The earthquake didn’t damage Pokhara but it scared off most visitors
TSERING DOLKER GURUNG in POKHARA
Any other year this would be peak tourist season in Pokhara, and the lakeside town would be teeming with trekkers, or those just back from paragliding, ultra-light flights, rafting or ziplining. There would have been Indian pilgrims on their way to Muktinath, or Chinese honeymooners boating on Phewa.
Today, Pokhara is eerily empty. Every shop, restaurant, and hotel is deserted. A fancy coffee shop that opened last year that also sells locally made t-shirts hasn’t had a customer in a week. A popular bar frequented largely by international tourists now only sees local visitors. Taxi-drivers and boatmen while their time gambling on the sidewalk.
“It was as if the earthquake swept away all the tourists,” said one restaurant owner among many who have sent staff on unpaid leave. Pokhara serves as the gateway to treks in the Annapurnas, and it is also a favourite weekend getaway for Kathmandu residents.
International media coverage of the quake made it sound like the whole of Nepal was destroyed, and images of collapsed buildings and old heritage sites in Kathmandu made it to the front pages. Media failed to report that 80 per cent of Kathmandu’s houses were still intact, the airport was open, and that only 14 of Nepal’s 75 districts were affected.
German tourist Mark Kessler (pic, below) who was on the Annapurna Circuit trek when the earthquake struck says he was surprised to be asked by family and friends in Germany if there were any buildings left in Nepal.
“All they had seen on the news were pictures of damaged houses and ruins,” said Kessler, who decided to stay and is headed to Lumbini next. “I told them the part of Nepal I was in hasn’t been affected much. My stay has been great and the people have been extremely nice. I would love to come back with my mother next year.”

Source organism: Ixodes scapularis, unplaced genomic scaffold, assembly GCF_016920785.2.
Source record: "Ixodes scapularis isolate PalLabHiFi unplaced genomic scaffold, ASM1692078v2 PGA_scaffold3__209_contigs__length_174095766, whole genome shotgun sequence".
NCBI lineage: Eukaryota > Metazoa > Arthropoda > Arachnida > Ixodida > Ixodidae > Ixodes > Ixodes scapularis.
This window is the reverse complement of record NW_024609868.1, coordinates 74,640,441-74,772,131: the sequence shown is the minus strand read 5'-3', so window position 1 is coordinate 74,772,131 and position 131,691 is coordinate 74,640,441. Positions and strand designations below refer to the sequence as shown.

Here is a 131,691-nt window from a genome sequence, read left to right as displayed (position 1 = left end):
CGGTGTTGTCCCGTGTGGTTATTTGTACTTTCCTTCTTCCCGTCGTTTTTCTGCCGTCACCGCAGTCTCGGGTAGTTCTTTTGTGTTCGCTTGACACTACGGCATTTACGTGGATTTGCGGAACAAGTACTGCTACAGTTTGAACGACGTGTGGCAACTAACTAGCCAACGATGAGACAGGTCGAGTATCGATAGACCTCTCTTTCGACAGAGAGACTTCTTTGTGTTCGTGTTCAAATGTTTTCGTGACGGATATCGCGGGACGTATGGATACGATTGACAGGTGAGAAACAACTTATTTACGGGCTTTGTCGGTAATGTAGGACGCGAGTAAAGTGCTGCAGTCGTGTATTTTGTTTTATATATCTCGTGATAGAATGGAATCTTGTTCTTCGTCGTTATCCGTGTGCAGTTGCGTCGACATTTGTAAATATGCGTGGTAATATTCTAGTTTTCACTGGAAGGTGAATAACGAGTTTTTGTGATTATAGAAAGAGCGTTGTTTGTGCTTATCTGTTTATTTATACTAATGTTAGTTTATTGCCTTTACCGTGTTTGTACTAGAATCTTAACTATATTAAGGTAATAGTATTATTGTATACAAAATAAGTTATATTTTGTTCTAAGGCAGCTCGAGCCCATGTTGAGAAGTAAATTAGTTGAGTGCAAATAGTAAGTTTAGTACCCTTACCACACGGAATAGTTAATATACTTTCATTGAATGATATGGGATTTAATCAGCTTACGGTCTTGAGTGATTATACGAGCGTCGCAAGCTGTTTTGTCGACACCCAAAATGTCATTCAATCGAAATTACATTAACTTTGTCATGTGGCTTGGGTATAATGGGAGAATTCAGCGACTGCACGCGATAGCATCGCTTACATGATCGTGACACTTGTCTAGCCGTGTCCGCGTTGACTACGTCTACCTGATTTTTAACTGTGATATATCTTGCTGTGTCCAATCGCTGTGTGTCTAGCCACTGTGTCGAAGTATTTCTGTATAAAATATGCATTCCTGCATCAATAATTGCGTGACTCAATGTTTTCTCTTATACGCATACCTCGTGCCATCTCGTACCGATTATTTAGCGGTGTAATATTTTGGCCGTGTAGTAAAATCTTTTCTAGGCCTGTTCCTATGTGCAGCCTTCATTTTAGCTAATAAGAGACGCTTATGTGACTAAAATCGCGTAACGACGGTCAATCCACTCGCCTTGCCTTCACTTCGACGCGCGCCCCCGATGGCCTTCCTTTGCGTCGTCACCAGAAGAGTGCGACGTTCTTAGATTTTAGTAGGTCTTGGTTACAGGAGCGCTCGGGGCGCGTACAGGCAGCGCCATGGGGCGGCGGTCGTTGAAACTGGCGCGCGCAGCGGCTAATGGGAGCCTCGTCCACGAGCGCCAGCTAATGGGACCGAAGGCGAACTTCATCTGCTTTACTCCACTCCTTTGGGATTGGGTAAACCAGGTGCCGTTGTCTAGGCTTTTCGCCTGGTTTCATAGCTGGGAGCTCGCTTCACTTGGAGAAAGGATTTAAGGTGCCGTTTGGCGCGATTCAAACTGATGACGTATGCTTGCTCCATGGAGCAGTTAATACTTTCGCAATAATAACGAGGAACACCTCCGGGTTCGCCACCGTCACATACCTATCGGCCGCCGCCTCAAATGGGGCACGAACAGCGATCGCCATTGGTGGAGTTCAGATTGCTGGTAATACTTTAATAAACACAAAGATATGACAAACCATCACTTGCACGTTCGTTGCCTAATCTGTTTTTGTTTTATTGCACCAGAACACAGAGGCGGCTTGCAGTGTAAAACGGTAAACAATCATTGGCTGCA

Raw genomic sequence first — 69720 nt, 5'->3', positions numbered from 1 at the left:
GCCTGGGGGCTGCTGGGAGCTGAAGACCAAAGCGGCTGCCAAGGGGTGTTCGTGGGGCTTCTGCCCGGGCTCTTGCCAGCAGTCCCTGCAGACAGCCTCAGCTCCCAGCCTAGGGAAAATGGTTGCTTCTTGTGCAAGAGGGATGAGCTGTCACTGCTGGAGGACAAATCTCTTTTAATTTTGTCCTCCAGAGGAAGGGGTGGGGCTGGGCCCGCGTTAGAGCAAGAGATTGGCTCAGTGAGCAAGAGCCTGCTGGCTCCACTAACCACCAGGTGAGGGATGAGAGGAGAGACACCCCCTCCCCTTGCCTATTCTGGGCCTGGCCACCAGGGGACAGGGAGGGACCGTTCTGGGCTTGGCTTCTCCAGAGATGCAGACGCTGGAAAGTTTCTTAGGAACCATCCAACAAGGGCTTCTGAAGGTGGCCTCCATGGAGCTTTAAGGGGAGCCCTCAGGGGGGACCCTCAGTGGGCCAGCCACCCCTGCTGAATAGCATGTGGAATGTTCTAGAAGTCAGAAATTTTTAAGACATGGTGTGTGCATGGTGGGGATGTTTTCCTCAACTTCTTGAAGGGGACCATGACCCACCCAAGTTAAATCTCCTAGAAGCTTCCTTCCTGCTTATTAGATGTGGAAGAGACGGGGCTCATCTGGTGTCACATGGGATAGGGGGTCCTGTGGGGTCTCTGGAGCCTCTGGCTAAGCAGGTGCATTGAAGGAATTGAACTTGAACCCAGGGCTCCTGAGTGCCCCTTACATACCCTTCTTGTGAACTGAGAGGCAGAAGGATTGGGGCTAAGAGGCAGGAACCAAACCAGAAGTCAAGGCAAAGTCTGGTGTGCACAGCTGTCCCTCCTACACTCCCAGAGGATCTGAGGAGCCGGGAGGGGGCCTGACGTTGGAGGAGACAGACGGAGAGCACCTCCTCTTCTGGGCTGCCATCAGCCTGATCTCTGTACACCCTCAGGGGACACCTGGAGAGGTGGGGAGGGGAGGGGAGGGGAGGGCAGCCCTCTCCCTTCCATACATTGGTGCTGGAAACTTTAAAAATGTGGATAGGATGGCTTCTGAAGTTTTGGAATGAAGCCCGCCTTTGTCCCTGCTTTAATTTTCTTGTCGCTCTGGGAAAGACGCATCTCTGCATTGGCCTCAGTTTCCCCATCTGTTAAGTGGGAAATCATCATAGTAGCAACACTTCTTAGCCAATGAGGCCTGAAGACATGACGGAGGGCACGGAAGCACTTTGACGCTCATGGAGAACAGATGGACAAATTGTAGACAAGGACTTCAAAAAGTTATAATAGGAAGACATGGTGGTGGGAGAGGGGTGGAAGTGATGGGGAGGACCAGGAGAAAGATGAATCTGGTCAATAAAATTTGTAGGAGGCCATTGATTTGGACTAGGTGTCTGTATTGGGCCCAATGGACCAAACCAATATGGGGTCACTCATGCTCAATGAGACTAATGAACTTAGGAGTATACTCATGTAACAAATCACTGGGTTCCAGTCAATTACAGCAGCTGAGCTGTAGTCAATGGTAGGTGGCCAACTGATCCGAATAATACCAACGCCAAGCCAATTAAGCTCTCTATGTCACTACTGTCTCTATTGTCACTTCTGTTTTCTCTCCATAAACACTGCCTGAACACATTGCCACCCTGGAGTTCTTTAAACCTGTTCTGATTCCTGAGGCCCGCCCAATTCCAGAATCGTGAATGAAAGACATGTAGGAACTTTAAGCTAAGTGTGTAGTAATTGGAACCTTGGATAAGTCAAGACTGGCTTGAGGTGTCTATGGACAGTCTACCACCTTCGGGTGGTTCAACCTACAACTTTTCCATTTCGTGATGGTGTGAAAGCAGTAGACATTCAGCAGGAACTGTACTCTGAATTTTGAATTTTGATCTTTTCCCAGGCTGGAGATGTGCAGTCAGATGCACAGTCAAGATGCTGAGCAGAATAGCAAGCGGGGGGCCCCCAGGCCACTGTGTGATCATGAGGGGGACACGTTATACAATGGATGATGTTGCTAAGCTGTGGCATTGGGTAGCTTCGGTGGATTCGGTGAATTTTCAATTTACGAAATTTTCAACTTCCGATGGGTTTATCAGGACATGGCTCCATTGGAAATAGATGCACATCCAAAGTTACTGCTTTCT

Kessler plans to write about his Nepal experience to encourage people to visit the country. “It would be a pity if the money that they would have spent in this country went elsewhere,” he said. But Kessler is an exception, he was one of a handful of tourists we met in Pokhara this week.
Arrivals in Pokhara has dropped by almost 95 per cent and most hotels have only 2 per cent occupancy rate. “We had 100 per cent pre-booking for May and June, all of which got cancelled within a week of the quake,” said Krishna Prasad Pandey of Hotel Landmark.
Temple Tree, a boutique hotel located at Lakeside would have normally been fully booked this time of year. Only 30 per cent of its rooms were occupied this week, mainly by Nepali guests.
For Hom Budathoki at Mike’s Breakfast all this brings back memories of the conflict years. “But even during the war, Pokhara was never this empty,” he said. “the government and the NTB should be out there promoting Nepal, and telling the world that we are back in business.”
This week the Western Hotel Association of Nepal announced huge discounts on hotels, restaurants, trekking packages in Pokhara. Room tariff is down by 50 per cent, 20 per cent discount on restaurants, 30 per cent on trekking packages, 20 per cent on bus fare, 20 per cent on trekking gears and adventure sports. The offer is valid until 30 September.
Says Pandey: “Our message is, Pokhara is beautiful, it wasn’t affected by the earthquake and now is the time to visit.”Go back to previous page